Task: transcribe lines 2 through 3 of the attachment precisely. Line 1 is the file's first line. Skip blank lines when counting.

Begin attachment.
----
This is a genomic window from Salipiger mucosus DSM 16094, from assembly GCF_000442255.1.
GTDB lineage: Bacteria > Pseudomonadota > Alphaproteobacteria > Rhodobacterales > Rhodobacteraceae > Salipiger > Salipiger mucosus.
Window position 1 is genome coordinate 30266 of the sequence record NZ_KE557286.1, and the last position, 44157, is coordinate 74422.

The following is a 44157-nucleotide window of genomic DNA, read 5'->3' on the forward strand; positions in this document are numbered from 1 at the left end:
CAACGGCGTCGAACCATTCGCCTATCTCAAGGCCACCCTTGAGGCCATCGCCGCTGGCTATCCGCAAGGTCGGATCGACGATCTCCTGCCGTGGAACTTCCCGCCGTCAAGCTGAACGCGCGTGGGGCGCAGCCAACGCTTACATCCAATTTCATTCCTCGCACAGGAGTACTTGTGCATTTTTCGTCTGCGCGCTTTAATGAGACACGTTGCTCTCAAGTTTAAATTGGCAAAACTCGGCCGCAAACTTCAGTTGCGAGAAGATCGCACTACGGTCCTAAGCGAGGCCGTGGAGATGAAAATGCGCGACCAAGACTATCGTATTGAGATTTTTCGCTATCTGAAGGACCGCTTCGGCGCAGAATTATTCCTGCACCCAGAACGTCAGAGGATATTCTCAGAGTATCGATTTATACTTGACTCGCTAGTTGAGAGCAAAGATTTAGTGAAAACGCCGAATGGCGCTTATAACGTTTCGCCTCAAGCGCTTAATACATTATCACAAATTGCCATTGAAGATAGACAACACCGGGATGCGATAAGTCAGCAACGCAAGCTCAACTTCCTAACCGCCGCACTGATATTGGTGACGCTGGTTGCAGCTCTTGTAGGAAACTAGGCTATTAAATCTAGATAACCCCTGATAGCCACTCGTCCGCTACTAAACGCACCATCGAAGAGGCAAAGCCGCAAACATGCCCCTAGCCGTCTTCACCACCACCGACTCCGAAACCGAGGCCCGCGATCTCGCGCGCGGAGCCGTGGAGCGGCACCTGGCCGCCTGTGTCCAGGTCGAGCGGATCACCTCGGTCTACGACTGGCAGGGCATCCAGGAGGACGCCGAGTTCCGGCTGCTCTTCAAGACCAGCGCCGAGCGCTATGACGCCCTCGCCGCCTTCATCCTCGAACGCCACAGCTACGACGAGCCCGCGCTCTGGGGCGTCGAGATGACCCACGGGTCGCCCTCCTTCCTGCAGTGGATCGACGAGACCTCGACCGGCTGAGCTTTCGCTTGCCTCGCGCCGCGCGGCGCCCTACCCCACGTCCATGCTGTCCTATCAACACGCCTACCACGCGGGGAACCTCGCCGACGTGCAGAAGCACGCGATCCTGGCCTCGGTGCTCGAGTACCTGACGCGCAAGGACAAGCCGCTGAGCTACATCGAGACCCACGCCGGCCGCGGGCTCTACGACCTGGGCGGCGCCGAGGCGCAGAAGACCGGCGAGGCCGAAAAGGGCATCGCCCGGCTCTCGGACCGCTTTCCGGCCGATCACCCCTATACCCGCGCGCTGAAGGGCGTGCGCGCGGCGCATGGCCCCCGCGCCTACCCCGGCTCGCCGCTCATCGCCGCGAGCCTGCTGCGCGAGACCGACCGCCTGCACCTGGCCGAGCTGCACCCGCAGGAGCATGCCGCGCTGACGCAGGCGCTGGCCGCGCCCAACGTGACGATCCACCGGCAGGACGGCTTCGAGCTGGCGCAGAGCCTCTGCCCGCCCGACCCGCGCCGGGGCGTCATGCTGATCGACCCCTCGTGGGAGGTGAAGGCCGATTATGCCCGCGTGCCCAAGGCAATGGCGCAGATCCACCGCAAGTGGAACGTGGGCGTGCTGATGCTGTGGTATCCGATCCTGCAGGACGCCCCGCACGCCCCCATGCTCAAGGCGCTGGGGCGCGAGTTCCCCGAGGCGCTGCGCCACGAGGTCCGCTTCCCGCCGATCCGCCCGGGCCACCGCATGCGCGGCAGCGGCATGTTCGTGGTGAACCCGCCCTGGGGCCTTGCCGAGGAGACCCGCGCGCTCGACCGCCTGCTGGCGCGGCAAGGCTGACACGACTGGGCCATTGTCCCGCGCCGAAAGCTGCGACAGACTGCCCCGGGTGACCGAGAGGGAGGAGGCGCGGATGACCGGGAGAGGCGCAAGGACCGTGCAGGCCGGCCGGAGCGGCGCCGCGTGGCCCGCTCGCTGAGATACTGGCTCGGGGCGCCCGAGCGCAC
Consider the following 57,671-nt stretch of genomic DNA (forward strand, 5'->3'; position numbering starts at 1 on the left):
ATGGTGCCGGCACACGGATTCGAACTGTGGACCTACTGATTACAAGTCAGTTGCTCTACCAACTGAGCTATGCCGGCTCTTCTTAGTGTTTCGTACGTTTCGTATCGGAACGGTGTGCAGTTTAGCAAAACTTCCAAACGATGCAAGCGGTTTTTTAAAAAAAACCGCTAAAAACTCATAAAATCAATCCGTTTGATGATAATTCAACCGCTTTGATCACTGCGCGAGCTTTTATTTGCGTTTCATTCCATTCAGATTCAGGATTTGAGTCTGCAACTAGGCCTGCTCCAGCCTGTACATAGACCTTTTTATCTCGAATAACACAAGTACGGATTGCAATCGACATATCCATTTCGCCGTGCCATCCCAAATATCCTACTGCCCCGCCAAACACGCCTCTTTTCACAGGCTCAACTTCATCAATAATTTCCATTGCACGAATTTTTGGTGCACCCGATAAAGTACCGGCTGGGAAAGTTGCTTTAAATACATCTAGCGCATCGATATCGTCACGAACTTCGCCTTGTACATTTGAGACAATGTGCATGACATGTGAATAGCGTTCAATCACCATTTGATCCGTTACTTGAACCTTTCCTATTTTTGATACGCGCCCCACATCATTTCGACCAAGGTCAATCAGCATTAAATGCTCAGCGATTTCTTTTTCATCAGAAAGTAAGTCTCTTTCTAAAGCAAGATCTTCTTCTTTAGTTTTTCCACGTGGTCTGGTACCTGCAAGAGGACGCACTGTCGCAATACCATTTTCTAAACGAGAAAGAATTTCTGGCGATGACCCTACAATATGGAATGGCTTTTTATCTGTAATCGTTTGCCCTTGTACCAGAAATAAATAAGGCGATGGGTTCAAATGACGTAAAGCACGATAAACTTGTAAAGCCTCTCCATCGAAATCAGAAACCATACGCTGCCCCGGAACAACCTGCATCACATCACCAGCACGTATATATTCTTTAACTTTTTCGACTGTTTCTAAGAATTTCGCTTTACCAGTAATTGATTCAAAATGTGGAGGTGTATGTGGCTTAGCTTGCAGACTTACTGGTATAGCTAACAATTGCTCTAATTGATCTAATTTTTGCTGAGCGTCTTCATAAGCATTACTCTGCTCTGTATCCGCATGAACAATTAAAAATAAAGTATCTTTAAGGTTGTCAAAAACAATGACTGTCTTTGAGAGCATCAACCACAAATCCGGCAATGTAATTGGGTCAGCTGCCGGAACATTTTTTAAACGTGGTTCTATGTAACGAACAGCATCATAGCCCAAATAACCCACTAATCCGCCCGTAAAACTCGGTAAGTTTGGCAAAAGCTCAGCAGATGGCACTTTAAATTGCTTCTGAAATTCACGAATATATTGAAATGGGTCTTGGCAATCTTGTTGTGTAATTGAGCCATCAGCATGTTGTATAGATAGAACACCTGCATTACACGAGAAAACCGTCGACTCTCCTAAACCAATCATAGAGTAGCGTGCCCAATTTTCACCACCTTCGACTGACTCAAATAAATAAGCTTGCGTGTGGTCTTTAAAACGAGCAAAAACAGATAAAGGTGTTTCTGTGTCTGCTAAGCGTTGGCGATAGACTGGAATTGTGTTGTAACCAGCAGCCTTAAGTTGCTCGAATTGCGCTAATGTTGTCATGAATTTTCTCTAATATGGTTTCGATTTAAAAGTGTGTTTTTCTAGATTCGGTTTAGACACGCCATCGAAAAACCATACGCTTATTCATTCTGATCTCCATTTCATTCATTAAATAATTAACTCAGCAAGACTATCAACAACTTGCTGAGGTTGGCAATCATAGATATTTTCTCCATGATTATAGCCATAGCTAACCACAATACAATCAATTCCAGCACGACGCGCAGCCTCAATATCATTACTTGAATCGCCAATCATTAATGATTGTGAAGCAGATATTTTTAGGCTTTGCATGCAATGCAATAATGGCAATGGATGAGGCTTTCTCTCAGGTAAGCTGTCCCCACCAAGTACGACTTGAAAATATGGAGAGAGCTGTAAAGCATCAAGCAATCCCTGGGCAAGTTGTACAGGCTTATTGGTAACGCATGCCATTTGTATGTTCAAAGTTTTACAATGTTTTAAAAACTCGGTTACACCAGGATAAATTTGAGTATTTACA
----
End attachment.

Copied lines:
GTDB lineage: Bacteria > Pseudomonadota > Alphaproteobacteria > Rhodobacterales > Rhodobacteraceae > Salipiger > Salipiger mucosus.
Window position 1 is genome coordinate 30266 of the sequence record NZ_KE557286.1, and the last position, 44157, is coordinate 74422.